What is Endometriosis?

Here are some common questions and answers explaining what endometriosis is – and isn’t – with sources from some of the top specialists out there referenced for you to check out.

How Do Doctors Describe Endometriosis?         

Right off the bat, one thing that experts agree on is unanimous: painful periods are not normal. If you’ve read the What Is…Adenomyosis? or What Are…Uterine Fibroids? posts, you’ll recall this.

Endometriosis is a disease where cells similar to the endometrial lining (the endometrium –-inside the uterus) appear outside the uterus. It is also not imaginary and “in your head,” as written about in this useful article by Dr. Robert Albee, Founder Emeritus of the Center for Endometriosis Care in Atlanta, GA.

This explanation from the Center for Endometriosis Care is particularly helpful for understanding the difference between mild menstrual cramping and endometriosis: 

Inflammatory hormones like prostaglandins (along with others) are linked to menstrual discomfort; this mild pain is not typically cause for alarm and may be remedied through a variety of measures. Usually, such pain is temporary and subsides after menses. This is called “dysmenorrhea.” Dysmenorrhea is NOT the same as endometriosis.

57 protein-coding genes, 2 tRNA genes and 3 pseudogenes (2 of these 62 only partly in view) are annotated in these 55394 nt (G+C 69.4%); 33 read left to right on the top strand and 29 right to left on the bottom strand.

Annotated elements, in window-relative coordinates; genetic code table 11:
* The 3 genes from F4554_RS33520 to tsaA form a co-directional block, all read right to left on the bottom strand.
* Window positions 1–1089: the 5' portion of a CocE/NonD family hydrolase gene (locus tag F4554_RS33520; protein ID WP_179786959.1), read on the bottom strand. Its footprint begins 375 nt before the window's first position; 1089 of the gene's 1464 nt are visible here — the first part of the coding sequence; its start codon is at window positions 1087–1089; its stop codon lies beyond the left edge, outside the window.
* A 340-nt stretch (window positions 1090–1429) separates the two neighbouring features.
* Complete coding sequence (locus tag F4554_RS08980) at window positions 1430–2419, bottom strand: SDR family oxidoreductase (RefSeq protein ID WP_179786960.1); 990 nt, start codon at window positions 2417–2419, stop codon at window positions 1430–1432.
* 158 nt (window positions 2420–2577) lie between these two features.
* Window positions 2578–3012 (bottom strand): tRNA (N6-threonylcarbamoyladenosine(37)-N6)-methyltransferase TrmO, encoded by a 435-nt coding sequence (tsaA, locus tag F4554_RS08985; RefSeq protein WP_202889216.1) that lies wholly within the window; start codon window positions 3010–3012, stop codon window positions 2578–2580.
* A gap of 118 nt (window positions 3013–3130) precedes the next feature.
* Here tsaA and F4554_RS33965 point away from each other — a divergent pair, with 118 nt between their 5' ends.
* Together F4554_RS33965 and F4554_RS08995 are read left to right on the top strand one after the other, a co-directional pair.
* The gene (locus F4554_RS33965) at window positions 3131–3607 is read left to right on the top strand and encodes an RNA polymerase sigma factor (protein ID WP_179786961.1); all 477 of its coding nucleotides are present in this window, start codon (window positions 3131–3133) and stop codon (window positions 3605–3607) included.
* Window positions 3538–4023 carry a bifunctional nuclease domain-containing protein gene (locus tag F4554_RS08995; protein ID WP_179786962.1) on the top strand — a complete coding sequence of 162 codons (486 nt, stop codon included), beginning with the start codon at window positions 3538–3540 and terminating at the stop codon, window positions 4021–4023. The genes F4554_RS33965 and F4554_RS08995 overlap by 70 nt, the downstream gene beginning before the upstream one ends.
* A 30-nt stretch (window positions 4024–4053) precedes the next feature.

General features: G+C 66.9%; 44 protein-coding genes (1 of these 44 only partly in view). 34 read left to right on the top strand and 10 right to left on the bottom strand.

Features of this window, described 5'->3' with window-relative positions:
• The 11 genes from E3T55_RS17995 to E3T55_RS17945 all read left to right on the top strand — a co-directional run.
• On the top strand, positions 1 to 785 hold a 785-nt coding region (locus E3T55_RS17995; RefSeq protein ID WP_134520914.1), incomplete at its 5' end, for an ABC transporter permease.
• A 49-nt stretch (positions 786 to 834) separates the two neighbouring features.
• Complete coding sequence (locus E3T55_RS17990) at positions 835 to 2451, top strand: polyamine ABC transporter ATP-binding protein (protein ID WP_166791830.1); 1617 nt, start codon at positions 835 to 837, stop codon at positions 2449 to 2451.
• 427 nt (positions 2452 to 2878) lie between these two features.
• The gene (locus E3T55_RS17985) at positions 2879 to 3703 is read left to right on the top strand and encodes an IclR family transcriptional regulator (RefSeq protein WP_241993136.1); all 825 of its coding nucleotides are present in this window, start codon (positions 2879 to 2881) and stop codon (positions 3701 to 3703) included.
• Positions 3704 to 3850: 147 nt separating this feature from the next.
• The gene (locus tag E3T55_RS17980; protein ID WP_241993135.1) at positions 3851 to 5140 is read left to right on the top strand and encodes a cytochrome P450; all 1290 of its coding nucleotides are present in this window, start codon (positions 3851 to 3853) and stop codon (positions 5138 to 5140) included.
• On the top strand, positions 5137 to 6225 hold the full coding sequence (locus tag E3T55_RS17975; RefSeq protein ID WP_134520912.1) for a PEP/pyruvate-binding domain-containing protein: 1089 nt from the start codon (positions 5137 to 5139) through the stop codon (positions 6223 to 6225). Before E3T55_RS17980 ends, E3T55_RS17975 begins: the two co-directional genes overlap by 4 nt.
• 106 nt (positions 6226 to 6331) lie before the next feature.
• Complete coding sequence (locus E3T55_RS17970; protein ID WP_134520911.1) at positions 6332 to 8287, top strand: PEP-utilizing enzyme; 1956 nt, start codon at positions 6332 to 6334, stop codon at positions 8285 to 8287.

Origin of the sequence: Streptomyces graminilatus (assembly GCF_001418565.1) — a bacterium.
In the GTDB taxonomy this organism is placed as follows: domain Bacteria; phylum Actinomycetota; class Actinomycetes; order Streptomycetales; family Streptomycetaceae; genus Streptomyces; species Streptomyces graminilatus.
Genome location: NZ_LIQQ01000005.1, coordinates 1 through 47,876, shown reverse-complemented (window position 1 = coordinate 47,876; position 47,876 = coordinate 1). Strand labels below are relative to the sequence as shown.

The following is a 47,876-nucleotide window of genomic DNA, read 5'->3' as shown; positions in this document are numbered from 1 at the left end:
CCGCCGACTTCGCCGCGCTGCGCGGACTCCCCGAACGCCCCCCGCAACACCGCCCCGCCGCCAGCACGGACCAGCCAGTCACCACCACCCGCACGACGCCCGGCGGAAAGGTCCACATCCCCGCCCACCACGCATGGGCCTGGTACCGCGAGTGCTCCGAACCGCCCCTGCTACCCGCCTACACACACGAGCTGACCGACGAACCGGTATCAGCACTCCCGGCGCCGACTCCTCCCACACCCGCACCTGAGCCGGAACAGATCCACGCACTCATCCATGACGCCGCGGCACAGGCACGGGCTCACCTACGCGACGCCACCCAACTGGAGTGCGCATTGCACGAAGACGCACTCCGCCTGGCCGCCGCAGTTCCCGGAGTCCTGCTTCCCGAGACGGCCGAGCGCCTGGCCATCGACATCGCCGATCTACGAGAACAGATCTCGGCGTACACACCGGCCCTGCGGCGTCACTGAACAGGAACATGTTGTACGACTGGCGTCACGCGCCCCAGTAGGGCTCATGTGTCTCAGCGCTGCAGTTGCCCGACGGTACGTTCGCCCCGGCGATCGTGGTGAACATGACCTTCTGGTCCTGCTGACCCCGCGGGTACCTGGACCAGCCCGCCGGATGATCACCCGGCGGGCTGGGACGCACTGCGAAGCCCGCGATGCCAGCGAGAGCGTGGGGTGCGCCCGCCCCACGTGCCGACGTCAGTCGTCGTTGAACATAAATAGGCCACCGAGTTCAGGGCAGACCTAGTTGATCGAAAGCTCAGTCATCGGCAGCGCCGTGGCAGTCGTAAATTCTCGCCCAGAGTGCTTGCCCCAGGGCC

Endometriosis is not caused by “backflow” menstruation. Here’s another helpful excerpt from the same Center for Endometriosis Care article explaining the difference in the tissues:

Endometrium – the lining of the womb which breaks down and is shed during menstruation – is histologically different from the functional glands and stroma that comprise endometriosis. Contrary to popular public doctrine, while the tissue does somewhat resemble – it is not identical to – the native endometrium.

While it may sound scary at first, the “stages” of endo (i.e. Stage 1 to Stage 4) do not correlate with the severity of symptoms.

Endo isn’t considered an auto-immune disease, but it may be linked to several auto-immune disorders (meaning coexistence isn’t causality).

What Are Potential Symptoms of Endometriosis?

Symptoms of endometriosis (“endo”) can include: Pelvic pain, lower back pain, fatigue, painful sex, IBS or IBS-type symptoms, constipation and/or diarrhea, painful bowel movements, bloating, bladder dysfunction, painful/irregular periods, collapsed lungs, infertility.